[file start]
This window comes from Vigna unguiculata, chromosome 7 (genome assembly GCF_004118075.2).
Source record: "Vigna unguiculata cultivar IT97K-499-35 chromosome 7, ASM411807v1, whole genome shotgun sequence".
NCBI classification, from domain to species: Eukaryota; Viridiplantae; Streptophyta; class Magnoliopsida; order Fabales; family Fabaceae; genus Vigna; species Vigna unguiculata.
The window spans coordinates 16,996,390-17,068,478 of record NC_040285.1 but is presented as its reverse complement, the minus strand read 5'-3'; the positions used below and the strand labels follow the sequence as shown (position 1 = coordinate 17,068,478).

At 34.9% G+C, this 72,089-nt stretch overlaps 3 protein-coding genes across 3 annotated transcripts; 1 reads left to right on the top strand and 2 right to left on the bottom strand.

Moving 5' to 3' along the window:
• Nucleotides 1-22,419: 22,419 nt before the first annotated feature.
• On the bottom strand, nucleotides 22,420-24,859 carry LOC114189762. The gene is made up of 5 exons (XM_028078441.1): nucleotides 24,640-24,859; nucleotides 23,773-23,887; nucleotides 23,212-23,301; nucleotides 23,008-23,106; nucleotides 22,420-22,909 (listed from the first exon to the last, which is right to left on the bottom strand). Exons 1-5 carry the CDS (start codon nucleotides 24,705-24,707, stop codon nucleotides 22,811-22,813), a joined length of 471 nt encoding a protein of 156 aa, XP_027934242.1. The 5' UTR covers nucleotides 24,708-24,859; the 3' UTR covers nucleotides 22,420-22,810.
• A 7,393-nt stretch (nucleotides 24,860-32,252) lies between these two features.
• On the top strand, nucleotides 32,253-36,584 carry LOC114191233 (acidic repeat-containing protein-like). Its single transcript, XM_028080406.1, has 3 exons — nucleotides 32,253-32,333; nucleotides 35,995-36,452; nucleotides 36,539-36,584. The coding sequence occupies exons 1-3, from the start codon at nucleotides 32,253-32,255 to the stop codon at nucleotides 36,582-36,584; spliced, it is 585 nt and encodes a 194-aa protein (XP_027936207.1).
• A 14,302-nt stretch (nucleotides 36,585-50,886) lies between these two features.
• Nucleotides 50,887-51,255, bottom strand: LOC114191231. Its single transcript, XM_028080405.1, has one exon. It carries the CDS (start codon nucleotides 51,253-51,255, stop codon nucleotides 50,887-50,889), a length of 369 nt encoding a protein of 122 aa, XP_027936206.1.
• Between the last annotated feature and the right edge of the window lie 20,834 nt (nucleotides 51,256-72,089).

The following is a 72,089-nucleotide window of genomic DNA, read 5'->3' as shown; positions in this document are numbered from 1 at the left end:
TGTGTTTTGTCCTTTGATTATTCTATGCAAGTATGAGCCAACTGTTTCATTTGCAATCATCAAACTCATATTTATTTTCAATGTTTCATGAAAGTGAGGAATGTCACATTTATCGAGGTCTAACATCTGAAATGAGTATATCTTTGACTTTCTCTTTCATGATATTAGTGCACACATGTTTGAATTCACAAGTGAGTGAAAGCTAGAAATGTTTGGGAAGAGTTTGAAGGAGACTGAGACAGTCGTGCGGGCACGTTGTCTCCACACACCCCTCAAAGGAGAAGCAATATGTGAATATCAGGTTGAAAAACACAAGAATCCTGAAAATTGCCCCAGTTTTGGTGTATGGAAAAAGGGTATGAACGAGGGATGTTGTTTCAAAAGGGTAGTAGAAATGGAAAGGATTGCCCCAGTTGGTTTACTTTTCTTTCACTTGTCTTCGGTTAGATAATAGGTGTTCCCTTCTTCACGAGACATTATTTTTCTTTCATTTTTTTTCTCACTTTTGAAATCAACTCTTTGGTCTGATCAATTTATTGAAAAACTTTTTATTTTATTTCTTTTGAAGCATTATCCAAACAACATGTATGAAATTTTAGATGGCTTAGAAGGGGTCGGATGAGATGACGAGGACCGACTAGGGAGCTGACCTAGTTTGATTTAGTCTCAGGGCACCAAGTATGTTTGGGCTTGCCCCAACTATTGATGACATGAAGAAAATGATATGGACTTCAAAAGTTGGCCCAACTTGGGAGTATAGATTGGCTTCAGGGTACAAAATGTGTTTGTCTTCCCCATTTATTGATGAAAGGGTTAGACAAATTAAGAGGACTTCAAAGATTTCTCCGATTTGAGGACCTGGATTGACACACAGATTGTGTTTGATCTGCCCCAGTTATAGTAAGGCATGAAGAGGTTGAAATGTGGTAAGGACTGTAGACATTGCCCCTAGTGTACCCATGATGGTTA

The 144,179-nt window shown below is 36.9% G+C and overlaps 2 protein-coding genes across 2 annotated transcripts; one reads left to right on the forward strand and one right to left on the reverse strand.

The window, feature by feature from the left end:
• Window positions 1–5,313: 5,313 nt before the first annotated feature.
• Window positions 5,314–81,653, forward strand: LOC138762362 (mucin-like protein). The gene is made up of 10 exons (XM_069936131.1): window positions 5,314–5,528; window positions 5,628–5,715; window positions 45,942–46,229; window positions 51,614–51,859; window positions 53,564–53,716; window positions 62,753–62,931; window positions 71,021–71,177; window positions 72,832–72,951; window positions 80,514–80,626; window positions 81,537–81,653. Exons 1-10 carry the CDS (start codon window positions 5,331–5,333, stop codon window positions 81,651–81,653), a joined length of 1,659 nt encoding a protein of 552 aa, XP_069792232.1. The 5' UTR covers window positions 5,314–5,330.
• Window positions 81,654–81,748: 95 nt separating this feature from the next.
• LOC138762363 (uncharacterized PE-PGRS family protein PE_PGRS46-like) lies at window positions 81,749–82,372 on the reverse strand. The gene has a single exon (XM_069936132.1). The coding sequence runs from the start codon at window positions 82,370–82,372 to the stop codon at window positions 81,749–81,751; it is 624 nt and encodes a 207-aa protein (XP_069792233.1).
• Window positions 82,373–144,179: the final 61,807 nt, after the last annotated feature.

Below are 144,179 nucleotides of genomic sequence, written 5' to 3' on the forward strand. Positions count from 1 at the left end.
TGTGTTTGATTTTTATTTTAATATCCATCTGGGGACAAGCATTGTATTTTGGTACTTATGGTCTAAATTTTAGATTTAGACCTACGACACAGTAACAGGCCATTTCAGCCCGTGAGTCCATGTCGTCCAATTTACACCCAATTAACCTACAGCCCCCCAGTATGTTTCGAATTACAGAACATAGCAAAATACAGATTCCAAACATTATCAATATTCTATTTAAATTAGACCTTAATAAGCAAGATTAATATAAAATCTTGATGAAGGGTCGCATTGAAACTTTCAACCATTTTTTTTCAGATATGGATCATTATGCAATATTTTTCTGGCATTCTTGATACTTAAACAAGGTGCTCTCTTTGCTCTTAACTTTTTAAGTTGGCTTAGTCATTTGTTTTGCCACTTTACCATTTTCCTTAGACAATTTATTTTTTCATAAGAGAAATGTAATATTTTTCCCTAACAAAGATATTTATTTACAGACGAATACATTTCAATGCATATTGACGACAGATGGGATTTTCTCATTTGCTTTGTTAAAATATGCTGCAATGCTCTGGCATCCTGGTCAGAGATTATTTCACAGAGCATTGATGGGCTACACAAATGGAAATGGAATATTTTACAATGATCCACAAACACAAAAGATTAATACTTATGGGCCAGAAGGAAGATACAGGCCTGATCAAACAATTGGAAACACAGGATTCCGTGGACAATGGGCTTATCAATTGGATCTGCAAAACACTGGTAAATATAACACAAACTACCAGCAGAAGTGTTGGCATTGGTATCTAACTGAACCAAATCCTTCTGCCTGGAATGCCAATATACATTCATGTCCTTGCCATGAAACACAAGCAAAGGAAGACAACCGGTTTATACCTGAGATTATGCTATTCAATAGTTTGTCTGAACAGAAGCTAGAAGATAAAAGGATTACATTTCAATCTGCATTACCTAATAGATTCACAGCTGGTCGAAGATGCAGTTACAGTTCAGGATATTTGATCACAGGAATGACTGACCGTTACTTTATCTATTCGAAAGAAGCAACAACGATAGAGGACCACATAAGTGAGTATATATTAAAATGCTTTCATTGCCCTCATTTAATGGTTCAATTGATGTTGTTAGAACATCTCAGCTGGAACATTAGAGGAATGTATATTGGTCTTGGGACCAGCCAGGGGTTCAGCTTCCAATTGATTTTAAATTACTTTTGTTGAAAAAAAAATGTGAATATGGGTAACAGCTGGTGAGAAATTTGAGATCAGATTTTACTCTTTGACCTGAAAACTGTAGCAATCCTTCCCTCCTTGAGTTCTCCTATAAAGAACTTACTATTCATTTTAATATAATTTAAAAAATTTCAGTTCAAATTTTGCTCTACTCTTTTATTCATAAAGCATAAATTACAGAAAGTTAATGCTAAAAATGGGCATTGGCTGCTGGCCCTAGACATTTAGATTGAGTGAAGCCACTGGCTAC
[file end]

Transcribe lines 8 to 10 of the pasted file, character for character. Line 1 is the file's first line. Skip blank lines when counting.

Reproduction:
• On the bottom strand, nucleotides 22,420-24,859 carry LOC114189762. The gene is made up of 5 exons (XM_028078441.1): nucleotides 24,640-24,859; nucleotides 23,773-23,887; nucleotides 23,212-23,301; nucleotides 23,008-23,106; nucleotides 22,420-22,909 (listed from the first exon to the last, which is right to left on the bottom strand). Exons 1-5 carry the CDS (start codon nucleotides 24,705-24,707, stop codon nucleotides 22,811-22,813), a joined length of 471 nt encoding a protein of 156 aa, XP_027934242.1. The 5' UTR covers nucleotides 24,708-24,859; the 3' UTR covers nucleotides 22,420-22,810.
• A 7,393-nt stretch (nucleotides 24,860-32,252) lies between these two features.
• On the top strand, nucleotides 32,253-36,584 carry LOC114191233 (acidic repeat-containing protein-like). Its single transcript, XM_028080406.1, has 3 exons — nucleotides 32,253-32,333; nucleotides 35,995-36,452; nucleotides 36,539-36,584. The coding sequence occupies exons 1-3, from the start codon at nucleotides 32,253-32,255 to the stop codon at nucleotides 36,582-36,584; spliced, it is 585 nt and encodes a 194-aa protein (XP_027936207.1).